Python Scripting [3A]: Layer Fractional Segments for NZ Rail Maps 1

This is a technical description of the scripting project which is for dividing a large layer into segments for NZ Rail Maps. As discussed in some previous posts I am taking for example a 0.4 metre resolution tile and scaling it to 0.1 metre resolution making it 16 times the area of the original. Then because Qgis is difficult to use with tiles of this size I am cutting it into 16 segments with a suffix added to describe where they fit in a row-column grid on the original layer. Making up these grids and images in Gimp is relatively simple, the hard part is working out the coordinates of where to position each new tile segment in Qgis which I am doing by a calculation based on existing layer data.

The project is to carry out the following

  1. The script is to read in the following arguments passed on the command line:
    1. The base layer name (the original layer that has been divided into segments)
    2. The layer name to the immediate right (or left) – first version will only use right
    3. The layer name immediately below (or above) – first version will only use below
    4. The divisor (how many segments across or down the base layer is divided into)
    5. The pixel size of each segment in metres.
  2. The script carries out the following steps:
    1. Using the base layer name find the .jgw file for the base layer.
    2. From the base layer read the 5th and 6th lines which are respectively the x and y coordinates of the top left corner of the base layer.
    3. Repeat these steps for the layer to the right and the layer to the bottom.
    4. Calculate the coordinates for each segment using the formulas worked out in the spreadsheet.
    5. Work out which layers need .jgw files produced for them.
    6. Create and write the .jgw files for these layers – 6 lines of text data in each file.

I am making this a top priority for NZ Rail Maps at the moment because I have about 10 new tiles to work out, each of which has multiple segments to generate, and doing this for each one individually is very tedious and error prone because of all the manual steps needed.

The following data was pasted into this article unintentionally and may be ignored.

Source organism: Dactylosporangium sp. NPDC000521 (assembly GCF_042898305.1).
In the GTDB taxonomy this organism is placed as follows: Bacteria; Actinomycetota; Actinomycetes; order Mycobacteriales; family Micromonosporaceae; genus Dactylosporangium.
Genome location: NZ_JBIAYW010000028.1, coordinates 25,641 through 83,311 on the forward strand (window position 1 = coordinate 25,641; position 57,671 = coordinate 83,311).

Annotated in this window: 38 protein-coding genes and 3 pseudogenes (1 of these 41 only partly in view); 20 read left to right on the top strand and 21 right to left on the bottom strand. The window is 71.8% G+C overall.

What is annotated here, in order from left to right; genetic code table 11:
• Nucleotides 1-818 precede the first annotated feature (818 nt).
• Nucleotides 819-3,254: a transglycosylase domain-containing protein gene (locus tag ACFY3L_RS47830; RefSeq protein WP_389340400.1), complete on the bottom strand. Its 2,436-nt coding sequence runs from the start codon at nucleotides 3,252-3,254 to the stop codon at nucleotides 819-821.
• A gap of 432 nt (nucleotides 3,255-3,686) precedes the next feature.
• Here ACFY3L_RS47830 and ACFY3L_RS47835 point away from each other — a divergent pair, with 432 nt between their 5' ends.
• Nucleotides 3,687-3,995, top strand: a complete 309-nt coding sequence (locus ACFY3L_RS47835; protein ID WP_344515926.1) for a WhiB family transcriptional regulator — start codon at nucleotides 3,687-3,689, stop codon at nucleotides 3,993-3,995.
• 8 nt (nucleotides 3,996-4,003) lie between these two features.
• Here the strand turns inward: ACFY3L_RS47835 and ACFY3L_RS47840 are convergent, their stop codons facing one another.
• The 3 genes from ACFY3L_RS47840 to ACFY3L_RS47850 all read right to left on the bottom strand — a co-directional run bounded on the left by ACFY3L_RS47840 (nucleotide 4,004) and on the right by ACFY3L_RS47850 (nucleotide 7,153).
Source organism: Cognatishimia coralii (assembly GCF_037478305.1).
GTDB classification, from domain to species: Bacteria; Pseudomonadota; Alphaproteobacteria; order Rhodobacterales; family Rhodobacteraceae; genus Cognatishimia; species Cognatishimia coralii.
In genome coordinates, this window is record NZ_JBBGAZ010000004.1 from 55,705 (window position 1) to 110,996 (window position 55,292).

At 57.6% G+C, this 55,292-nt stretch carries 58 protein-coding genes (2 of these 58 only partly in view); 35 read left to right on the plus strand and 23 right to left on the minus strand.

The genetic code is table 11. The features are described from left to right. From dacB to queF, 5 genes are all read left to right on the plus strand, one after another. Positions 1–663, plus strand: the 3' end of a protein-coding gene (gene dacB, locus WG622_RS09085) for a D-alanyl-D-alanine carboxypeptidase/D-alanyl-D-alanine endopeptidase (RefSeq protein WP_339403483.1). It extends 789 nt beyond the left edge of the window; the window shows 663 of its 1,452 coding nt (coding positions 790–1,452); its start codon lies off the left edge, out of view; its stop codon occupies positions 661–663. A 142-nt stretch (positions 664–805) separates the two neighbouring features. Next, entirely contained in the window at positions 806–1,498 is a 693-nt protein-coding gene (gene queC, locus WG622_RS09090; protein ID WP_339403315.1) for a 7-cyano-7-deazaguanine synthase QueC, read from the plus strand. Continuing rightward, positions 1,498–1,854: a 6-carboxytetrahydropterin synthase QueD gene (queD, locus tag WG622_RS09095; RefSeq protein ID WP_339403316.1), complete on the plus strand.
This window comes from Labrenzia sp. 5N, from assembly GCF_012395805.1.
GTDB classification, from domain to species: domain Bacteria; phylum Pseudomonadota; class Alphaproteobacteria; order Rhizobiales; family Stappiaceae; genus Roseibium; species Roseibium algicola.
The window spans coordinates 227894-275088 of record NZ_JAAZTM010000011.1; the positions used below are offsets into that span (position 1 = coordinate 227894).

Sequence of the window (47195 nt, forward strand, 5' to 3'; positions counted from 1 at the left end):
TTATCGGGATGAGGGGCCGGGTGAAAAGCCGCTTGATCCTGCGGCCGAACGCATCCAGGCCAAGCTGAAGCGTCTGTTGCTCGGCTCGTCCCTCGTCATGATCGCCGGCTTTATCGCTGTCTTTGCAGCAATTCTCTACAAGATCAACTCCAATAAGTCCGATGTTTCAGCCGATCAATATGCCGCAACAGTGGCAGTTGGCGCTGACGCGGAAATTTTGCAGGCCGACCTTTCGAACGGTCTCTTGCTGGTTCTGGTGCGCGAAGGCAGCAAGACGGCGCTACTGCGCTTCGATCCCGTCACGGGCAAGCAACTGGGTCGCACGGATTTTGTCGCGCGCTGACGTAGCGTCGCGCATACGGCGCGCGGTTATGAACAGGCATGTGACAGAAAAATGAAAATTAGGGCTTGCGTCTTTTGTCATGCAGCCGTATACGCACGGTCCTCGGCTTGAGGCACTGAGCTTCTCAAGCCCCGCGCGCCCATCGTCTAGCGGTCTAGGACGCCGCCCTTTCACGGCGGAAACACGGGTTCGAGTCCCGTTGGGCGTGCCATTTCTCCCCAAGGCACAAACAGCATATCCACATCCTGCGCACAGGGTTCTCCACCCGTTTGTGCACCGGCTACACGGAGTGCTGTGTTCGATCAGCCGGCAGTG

The first requirement is to work out how to collect command line arguments. Python provides a library called argparse which can be used to interpret the command line. By looking at that I would probably set up the command line arguments as follows:
  • -b | –base  : base layer name (excluding the extension that will be automatically added)
  • -r | –right : right most layer name
  • -d | –down : lower most layer name
  • -c | –count : counter (divisor)
  • -p | –pixelsize : pixel size
argparse does all the dirty work for us in grabbing the arguments and letting us know if any are missing. These ones are generally mandatory so if any of them are omitted the intention is the script will complain. However I decided to make only the first three mandatory to be passed in and put in default values for the other two making them optional.
Our development editor is KDevelop which is part of KDE. We can write the script in the editor with the advantage of full syntax parsing, and run it in a bash shell using the python command.
So this first step is about as far as I expect to get with this today. I have written the following code into KDevelop as follows:
import argparse
parser = argparse.ArgumentParser(prog=’segments’)
parser.add_argument(‘-b’, ‘–base’, required = True)
parser.add_argument(‘-r’, ‘–right’
, required = True)
parser.add_argument(‘-d’, ‘–down’
, required = True)
parser.add_argument(‘-c’, ‘–counter’
, type=int, default=4)
parser.add_argument(‘-p’, ‘–pixelsize’
, type=float, default=0.1)
args = parser.parse_args()
The required=True bit on each add_argument statement makes sure the switches are mandatory.
Running that script ( and passing -h as the only parameter returns the help text that looks like this:
usage: segments [-h] -b BASE -r RIGHT -d DOWN [-c COUNTER] [-p PIXELSIZE]
optional arguments:
-h, –help                  show this help message and exit
-b BASE, –base BASE
-r RIGHT, –right RIGHT
-d DOWN, –down DOWN
-c COUNTER, –counter COUNTER
So all of that help text is generated automatically by argparse. The name of the variable that the argument gets stored in is parsed automatically (a default action) by add_argument  from the positional parameters passed into it. In the format I have called add_argument as above, it will look for the long form switch (with — in front of it) and use that, if there is no — it will look for the short form switch with – in front of it and use that. However you can actually explicitly define this by passing dest= as a parameter to add_argument.
If you fail to pass any of the mandatory parameters it will stop with a message flagging the missing parameter, but only the first missing one will actually be flagged. Essentially it prints out the usage: line as shown above, stating what arguments need to be provided. The default variable type is string, but as you can see there are two add_argument calls that provide type= parameters, which define the variable type as both of these variables are numeric values (one is integer and the other is real). For both of these I have omitted the required parameter and substituted a default value, so those two are optional.
Anyway that is the first bit completed. Having collected arguments the next step is to use them. So part 2 is going to cover the steps of finding and reading the contents of the three files that are referred to in the first three arguments.